“[I]t is instructive to note how nervous those in the established domestic violence movement are to even the mention of the existence of abused men.
“I gave a break-out session talk at this same convention, but the organizer of the conference felt compelled to take me aside and warn me against being too controversial–simply because of the mere mention of abused men as a topic open for discussion.
“The organizers also (at the last minute and in violation of their earlier agreement) decided to add–thereby cutting my time in half–the presentation of a young woman who simply told her personal story of being the victim of abuse, even though the title of the seminar was ‘Abused Men.'”
The new, 10th anniversary edition of Phil Cook’s Abused Men: The Hidden Side of Domestic Violence has been released. Cook, an award-winning investigative journalist, has added up-to-date surveys on the prevalence of intimate partner violence against men with personal interviews as well as cases drawn from headlines of recent media covering politicians, and other public figures. He also includes updates on law, legislation, court activity, social responses, police activity, support groups, batterer programs, and crisis intervention programs.
Below is the second of several excerpts from the book we are publishing:
Excerpt: Abused Men-The Hidden Side of Domestic Violence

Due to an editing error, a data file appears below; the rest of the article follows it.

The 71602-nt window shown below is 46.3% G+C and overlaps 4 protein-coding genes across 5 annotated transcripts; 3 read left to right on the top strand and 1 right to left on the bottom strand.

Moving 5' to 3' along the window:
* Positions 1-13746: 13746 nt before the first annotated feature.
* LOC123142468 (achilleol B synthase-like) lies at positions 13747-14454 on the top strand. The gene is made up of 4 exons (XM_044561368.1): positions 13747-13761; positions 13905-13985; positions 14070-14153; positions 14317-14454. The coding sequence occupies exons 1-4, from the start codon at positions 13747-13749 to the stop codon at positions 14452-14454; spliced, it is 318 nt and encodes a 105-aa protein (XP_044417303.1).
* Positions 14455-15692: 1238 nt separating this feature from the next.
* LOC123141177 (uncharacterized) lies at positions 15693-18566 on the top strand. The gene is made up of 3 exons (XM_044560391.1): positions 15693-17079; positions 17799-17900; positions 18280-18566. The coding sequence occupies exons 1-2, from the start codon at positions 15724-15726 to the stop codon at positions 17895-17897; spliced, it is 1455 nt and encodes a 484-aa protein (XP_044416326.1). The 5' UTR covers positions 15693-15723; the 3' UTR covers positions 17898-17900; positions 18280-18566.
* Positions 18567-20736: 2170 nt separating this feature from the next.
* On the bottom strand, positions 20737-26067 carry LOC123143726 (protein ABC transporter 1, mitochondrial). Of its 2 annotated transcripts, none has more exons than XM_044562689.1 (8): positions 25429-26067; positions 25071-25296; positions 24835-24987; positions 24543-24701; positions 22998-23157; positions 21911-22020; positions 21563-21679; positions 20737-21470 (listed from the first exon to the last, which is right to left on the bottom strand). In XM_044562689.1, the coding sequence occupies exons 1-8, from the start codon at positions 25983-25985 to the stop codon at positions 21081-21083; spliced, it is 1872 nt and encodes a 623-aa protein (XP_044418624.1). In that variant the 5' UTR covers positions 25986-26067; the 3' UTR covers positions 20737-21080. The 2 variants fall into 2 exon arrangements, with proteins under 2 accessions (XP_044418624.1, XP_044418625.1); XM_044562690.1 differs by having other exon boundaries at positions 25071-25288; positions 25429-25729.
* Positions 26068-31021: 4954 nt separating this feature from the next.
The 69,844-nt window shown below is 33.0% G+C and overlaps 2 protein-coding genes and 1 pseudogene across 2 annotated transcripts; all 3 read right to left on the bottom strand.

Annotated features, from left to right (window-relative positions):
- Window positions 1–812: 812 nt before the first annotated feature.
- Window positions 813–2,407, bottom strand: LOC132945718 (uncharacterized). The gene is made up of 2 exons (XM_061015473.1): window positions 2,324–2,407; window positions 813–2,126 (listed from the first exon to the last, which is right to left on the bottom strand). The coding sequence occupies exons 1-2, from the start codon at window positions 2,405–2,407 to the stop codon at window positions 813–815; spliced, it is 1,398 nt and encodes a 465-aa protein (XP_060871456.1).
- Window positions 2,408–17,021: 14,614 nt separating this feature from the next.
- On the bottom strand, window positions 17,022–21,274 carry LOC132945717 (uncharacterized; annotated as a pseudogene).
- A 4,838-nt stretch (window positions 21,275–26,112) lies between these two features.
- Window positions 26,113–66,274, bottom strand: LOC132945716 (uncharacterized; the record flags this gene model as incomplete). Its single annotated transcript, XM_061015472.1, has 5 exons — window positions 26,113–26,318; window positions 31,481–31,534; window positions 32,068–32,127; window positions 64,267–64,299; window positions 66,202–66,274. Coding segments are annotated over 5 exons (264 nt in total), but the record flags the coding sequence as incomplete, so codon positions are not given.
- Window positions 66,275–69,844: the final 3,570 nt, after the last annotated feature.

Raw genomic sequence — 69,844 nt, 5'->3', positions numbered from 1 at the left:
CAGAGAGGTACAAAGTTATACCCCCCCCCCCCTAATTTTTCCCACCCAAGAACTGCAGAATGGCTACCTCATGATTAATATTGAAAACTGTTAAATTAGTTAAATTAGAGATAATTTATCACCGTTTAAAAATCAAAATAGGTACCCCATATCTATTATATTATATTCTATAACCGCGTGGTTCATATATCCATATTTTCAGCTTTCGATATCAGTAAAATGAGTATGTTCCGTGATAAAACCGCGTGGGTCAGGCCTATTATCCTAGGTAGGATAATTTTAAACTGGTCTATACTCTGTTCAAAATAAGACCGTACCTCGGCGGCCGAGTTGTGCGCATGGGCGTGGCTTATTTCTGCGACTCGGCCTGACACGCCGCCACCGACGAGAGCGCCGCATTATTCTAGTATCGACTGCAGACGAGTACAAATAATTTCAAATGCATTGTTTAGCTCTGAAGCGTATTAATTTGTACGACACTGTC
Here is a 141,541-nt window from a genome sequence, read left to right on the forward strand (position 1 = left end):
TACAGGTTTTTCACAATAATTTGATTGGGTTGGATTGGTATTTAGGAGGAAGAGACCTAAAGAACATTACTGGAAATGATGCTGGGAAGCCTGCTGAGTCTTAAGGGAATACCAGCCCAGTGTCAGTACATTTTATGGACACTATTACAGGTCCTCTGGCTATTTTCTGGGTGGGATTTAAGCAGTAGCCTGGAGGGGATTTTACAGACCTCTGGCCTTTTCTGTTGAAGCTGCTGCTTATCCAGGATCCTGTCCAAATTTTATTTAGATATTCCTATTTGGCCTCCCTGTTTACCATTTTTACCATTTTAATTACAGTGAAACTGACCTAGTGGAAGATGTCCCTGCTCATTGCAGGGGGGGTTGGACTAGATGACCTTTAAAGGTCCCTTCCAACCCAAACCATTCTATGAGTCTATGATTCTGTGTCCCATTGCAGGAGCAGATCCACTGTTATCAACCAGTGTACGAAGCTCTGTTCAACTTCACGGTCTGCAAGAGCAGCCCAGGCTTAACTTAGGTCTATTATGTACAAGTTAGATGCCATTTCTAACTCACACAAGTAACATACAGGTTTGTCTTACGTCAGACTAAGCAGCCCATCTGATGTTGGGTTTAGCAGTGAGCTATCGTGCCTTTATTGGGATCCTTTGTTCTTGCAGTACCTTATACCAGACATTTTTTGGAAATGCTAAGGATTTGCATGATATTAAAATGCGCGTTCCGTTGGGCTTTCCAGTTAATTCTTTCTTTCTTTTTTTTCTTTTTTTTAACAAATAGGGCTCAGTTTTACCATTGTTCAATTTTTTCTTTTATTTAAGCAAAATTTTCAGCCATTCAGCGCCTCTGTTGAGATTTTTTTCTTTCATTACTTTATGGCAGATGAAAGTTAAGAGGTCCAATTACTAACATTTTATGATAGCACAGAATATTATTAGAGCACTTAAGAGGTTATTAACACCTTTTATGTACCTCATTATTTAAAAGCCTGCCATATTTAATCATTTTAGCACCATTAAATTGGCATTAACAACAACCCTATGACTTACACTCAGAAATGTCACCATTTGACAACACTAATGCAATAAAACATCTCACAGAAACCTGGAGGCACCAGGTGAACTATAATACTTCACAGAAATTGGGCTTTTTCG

From Chapter 4: Services
Has there been an increase in services for male victims in the past 10 years? What are the prospects for a steady growth in services in the future?
The increase in actual shelter services is demonstrable, as verified by the Washington, DC, television station; there was only one shelter in the United States that also served men (the Valley Oasis shelter in the desert of Lancaster, California) 10 years ago. Unfortunately, it is impossible to say with certitude just how many there actually are today. There is now one national toll-free hotline (DAHMW) that does not discriminate against men and endeavors to find real resources for them–carefully checking out each referral to a local service organization–but it is not the vastly more recognized and well-funded National Domestic Violence Hotline from the National Coalition Against Domestic Violence. A non–toll-free hotline also exists (SAFE, Stop Abuse For Everyone). We just don”t know how many hotlines there are. It would be safe to say, however, that there are at least half a dozen and perhaps as many as a dozen in the United States.